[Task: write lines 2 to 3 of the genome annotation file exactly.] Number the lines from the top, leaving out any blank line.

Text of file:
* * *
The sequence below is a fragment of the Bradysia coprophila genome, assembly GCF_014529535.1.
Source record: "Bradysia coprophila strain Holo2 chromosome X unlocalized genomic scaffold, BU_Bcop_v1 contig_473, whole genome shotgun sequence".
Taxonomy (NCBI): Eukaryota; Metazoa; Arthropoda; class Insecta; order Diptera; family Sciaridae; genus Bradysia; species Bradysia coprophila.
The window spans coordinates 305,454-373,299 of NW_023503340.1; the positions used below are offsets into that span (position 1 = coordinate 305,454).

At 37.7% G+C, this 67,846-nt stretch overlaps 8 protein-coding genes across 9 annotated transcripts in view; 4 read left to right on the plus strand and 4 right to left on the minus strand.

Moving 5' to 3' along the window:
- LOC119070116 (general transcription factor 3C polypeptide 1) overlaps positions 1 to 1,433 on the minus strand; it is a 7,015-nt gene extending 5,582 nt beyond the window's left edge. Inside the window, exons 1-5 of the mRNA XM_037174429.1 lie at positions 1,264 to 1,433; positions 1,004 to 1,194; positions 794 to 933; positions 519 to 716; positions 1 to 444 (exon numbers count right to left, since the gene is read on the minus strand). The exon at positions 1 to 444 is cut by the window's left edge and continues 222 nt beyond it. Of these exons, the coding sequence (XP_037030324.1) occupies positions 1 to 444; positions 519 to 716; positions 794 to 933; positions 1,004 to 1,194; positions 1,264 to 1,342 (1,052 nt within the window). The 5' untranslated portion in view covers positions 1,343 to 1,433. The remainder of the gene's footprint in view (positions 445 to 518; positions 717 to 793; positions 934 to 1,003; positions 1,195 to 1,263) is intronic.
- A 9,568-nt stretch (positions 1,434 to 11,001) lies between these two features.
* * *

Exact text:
Source record: "Bradysia coprophila strain Holo2 chromosome X unlocalized genomic scaffold, BU_Bcop_v1 contig_473, whole genome shotgun sequence".
Taxonomy (NCBI): Eukaryota; Metazoa; Arthropoda; class Insecta; order Diptera; family Sciaridae; genus Bradysia; species Bradysia coprophila.